posted by Static Vagabond at 6:48 AM on September 5, 2018 [8 favorites]

I think the reassurance of the additional security that comes from an up-to-date operating system, not to mention application compatibility for the future, makes it worth getting used to the changes. It took me a long time to make the move from Windows 7, but a couple of years later I'm glad I did, a few annoyances notwithstanding.

The Install/Uninstall thing: what's happened is that Microsoft wants you to uninstall by going to the list in Control Panel - this transition has been happening since XP. A lot of third-party software companies are still adding an 'uninstall' link under the start menu folder, and those will often just redirecting you to the list, rather than necessarily opening a bespoke uninstaller (remember InstallShield?). I suspect it's as far as the third-party link can help you. The solution is to get used to uninstalling directly from the list. The quickest way there is to click/tap the Windows button/key (start button) and type 'add'. You should see a link to the apps list at the top.

Quick access is intentionally limited, to make it beginner-friendly. You might find Libraries a better fit. Under 'Desktop' in the left-hand pane, right-click Libraries and do New -> Library. Once you've created a library, you can right-click any folder and add it to the library. Libraries do have a tree, unlike Quick access.

Re: single vs. double click. As far as I'm aware, a double-click is used to launch an app or open a document from an icon, and to open a folder in the right pane of a file dialog. Windows 10 does have areas where there are icon-like things that aren't icons, but you can normally tell how they'll behave because they'll highlight when you move the mouse over them.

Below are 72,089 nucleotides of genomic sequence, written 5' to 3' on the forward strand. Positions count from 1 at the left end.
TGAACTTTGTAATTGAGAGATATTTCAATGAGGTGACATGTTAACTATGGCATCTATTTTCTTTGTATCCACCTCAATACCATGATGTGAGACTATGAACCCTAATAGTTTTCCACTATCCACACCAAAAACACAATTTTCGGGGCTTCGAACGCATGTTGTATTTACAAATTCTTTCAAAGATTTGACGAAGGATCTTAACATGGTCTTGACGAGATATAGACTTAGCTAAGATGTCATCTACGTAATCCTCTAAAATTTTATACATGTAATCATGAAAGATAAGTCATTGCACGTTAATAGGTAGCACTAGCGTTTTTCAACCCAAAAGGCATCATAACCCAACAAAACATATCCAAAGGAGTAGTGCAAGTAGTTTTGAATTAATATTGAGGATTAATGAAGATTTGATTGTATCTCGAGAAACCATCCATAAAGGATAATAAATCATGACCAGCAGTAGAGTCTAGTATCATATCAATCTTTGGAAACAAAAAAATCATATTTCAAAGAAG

Control Panel can be a bit weird, because it has more than one interface, designed for different audiences (The 'Control Panel' app, and 'Settings', launched from the side of the start menu). The former, which is closer to the way older versions of Windows work, is the one I prefer. Again, just click/press the Windows icon/key, and type 'contr'. Right-click the 'Control Panel' item and 'Pin to Start' if you want it easily accessible in the start menu.

I find that, once you get to know how the various elements of Windows 10 work, you have more flexibility in terms of adapting things to your needs than you did in older versions. It just takes a bit of patience I guess.
posted by pipeski at 7:07 AM on September 5, 2018 [1 favorite]

If you're used to Win XP taskbar, go to "Taskbar settings", check "Use small taskbar buttons" and set "Combine taskbar buttons" to "When taskbar is full". I also make my taskbar double size (this is a preference). After this I pin my most used programs directly to the task bar.